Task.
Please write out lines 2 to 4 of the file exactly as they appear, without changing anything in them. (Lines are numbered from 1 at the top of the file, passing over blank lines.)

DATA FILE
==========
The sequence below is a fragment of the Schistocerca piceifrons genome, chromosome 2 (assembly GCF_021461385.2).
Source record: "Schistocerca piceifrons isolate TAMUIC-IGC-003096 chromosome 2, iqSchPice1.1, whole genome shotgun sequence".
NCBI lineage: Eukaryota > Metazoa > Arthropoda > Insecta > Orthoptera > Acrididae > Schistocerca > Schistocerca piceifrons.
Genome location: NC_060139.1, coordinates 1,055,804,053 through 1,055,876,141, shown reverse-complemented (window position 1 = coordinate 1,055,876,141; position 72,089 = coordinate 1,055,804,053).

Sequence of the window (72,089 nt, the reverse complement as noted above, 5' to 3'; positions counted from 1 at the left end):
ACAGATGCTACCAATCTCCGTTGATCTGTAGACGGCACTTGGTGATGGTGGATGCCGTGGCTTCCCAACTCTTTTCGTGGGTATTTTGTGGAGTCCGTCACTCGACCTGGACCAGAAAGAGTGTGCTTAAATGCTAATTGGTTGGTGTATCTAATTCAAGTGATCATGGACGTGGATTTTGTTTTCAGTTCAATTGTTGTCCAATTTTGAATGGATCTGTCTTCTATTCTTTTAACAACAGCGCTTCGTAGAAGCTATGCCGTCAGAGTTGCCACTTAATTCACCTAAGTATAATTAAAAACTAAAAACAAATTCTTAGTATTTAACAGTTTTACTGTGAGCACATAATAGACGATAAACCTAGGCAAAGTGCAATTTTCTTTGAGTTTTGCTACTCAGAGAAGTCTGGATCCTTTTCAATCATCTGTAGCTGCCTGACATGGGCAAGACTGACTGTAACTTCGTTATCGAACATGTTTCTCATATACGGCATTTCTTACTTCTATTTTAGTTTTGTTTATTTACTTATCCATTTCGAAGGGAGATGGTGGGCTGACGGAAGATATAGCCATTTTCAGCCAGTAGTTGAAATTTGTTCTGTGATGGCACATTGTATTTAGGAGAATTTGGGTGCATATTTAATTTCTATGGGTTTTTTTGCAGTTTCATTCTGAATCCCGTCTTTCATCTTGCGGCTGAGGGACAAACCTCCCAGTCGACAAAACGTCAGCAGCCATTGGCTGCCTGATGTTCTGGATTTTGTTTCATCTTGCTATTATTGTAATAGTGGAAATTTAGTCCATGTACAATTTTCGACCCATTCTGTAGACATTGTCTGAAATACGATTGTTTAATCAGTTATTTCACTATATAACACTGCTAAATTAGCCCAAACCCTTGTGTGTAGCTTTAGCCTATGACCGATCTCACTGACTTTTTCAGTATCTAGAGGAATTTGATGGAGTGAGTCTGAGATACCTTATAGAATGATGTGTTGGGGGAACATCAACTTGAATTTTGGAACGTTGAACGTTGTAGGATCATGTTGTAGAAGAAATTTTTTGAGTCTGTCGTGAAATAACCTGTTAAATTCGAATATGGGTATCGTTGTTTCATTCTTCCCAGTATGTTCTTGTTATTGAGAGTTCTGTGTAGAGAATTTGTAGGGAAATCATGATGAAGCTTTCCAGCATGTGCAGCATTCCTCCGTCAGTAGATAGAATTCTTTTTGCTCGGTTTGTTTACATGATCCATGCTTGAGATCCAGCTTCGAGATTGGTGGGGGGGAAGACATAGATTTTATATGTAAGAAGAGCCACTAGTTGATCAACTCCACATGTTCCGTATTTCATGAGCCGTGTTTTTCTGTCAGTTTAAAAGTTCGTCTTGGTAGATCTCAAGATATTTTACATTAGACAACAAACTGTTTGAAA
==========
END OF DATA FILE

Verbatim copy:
Source record: "Schistocerca piceifrons isolate TAMUIC-IGC-003096 chromosome 2, iqSchPice1.1, whole genome shotgun sequence".
NCBI lineage: Eukaryota > Metazoa > Arthropoda > Insecta > Orthoptera > Acrididae > Schistocerca > Schistocerca piceifrons.
Genome location: NC_060139.1, coordinates 1,055,804,053 through 1,055,876,141, shown reverse-complemented (window position 1 = coordinate 1,055,876,141; position 72,089 = coordinate 1,055,804,053).